BULLETIN BOARD Wednesday, February 13th, Anchor. Basket-ball: Hope vs. Whiting Owls. Thursday, February 14th, 5:00—6:00 Y. W. C. A. Meeting. Leaders, Mary Pieters, Amanda Zwemer. Friday, February 15th, 5:00—6:00 Home Volunteer. 5:00—6:00 Student Volunteer. 7:30 Debate: Hope vs. Albion. Winants Chapel. Monday, February 18th, 7:00—8:00 Y. W. C. A. Cabinet. 7:00—8:00 Y. M. C, A. Cabinet. Tuesday, February 19th, 7:00—8:00 Y. M. C. A. Meeting. Leader, Y. W. C. A.

THE INQUISITIVE REPORTER Every Week He Asks Four PersonsPicked atRandom^A Question By A. J» Ungftrtma

THE QUESTION; How can chapel attendance be improved ? THE ANSWERS: • Mrs. Winifred H. Durfee. Dep't. of French.—Arouse in the weak student a sufficient sense of moral responsibility to keep him from cutting classes copying problems, exercises and note-books, and "borrowing" themes and short stories. He will then appreciate the privilege and the necessity of attending chapel every day. How to do this? Oh, that is another question. Prof. Irwin Lubbers, Dep't of English.—1. Be there yourself. The seats that are vacant are always the seats of individuals. 2. Speak to the other fellow. Perhaps he has never had the opportunity of learning the true value of such exercises and is perfectly honest in the protest which his absence indicates. 3. Recognize the whole matter as being one of class as well as individual honor. In which class section do you see most vacant seats? (Oontinaed on Page 2)

Number 17

NORMALS BREAK WINNING STREAK t

CLOSE GUARDING OF BOTH TEAMS PROVES FEATURE Locals off-form. Hope's winning streak was broken Friday night when the Kazoo Normal team battled its way to a 20—14 victory. The game was f a s t and rough throughout and the strong defense presented by both teams took away the usual thrills and made the contest less interesting from a spectator's standpoint. Kazoo has a splendid team and they look like the best bet for state championship honors, but they are not as fast as the Indianapolis "Y" which was defeated by Hope earlier in the season. Kazoo jumped into the lead after the contest had progressed about 3 minutes. R. Miller opened the scoring with a field goal. Hope then started scoring and before another two minutes had elapsed they had a 4 point margin. Irving made all six points, 4 from the foul line and a field goal from a difficult position. Kazoo quickly overcame this lead when 2 fouls by Miller and a ringer by Van Wingin knotted the count 6 all. Normal then proceeded to take a commanding lead. Van Wingin and O. Johnson sank baskets and the latter added 4 more points when Hope fouled. Irving brought Hope's total to 8 and the half ended, the locals trailing 14—8. Kazoo seemed content with fl 6 point lead and they played almoet entirely a defensive game in t h e second period. Irving gave Hope new courage with a two point gain bat Van Wingin covered it with a similar addition f o r Normal. Up to this time Capt. Irving had contribated all of his teams points, but at this junctare Ottipoby came thru with a mid-court shot. Miller' maintained his team's lead with 3 points from fouls. After Ottipoby had located the basket again from the center of the ffcor. Miller added another point awarded because Hope had taken 4 times out. Final score: 20—14. O. Johnson stood out brightest f o r Normal while Capt. Irving was the main cog in Hope's machine. Line-up and summary:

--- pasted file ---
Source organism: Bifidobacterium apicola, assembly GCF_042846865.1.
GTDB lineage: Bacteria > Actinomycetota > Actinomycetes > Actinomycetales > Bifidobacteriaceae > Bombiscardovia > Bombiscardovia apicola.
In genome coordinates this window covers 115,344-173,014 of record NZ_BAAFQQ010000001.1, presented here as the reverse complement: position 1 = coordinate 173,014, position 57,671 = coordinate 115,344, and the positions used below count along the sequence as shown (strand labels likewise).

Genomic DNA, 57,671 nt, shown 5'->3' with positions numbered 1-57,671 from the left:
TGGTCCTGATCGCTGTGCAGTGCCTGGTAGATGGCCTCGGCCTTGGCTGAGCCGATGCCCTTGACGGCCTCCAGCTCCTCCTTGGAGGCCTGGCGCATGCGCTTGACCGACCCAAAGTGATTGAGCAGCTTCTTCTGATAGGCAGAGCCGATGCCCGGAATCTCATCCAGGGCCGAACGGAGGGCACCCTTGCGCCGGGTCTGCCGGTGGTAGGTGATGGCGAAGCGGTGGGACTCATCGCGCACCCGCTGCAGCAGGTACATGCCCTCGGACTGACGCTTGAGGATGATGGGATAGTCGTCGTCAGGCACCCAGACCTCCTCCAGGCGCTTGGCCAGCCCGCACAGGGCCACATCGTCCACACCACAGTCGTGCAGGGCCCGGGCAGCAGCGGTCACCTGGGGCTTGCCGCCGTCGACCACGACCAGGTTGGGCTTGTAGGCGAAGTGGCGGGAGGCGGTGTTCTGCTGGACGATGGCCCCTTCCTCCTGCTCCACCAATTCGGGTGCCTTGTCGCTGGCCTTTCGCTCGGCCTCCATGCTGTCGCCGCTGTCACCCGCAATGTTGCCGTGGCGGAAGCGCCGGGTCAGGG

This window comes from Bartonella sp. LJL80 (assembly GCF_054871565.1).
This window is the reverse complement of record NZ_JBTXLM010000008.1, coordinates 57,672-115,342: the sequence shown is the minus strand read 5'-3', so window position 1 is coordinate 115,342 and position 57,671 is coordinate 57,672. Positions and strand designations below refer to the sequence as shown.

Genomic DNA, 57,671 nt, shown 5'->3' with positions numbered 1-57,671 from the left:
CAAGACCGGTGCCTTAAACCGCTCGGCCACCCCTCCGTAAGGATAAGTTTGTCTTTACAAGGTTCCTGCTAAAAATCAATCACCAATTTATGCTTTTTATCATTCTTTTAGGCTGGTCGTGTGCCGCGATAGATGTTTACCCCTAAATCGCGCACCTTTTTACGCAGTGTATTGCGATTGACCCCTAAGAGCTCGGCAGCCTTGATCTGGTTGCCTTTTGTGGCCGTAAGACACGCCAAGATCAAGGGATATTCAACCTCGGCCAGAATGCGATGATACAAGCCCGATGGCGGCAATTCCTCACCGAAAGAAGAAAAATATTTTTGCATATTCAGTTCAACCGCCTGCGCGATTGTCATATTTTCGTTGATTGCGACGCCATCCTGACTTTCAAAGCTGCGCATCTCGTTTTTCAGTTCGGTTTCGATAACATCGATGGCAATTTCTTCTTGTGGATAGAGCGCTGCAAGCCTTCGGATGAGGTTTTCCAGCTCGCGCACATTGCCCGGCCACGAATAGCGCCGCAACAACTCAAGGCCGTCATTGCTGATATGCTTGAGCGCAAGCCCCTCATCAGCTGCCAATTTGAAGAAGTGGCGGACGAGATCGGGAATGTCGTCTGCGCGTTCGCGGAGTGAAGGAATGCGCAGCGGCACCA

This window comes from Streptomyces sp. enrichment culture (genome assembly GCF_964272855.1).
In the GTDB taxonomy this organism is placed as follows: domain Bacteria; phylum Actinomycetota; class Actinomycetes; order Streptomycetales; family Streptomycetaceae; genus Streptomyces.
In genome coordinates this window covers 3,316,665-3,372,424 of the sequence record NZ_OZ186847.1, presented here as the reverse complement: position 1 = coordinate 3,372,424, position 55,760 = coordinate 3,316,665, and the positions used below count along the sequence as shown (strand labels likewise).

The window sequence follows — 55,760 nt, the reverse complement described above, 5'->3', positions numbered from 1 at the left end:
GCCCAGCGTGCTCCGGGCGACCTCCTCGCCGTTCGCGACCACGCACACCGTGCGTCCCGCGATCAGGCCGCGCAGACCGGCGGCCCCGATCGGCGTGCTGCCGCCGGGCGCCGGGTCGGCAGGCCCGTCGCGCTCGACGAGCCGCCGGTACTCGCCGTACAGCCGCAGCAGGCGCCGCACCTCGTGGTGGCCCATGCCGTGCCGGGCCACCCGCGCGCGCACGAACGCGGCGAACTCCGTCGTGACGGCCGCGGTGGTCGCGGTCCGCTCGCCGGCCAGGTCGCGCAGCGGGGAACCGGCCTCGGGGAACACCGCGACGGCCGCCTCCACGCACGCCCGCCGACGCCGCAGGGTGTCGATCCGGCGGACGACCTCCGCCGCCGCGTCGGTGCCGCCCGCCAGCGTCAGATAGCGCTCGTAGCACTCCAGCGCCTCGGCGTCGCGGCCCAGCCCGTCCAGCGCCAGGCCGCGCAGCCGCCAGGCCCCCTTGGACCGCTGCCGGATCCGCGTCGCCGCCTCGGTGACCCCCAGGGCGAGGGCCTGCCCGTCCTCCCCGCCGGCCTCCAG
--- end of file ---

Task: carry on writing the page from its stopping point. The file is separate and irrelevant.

"LOVEUNFEIGNED - IS I W, SDBJECT MEETING IS LED BY WINIFRED ZWEMER Many Girls Attend Last Thursday afternoon, the girls gathered in the chapel f o r the regular Y. W. meeting. The songs that were sung, the scripture passages taken from I Cor. 13, the love chapter, and from Luke 11, the story of the Good Samaritan, the prayers and the duet, "O Love That Wilt Not Let Me Go," were all in keeping with the topic. Winifred Zwemer told about love as something almost indefinable—a great Law, Power or Force. "God is Love" comes nearer than anything else to being a definition of love. To know what real love is and to experience it we must know God. Examples of true love can be found in literature and in every day life. Our love must not be a feigned love as that found in the first scene of "The Fool", but a real and unfeigned love that makes us willing to sacrifice for those we love. This love must be practiced here on the campus and then when we leave College and take up our life work. - F . B.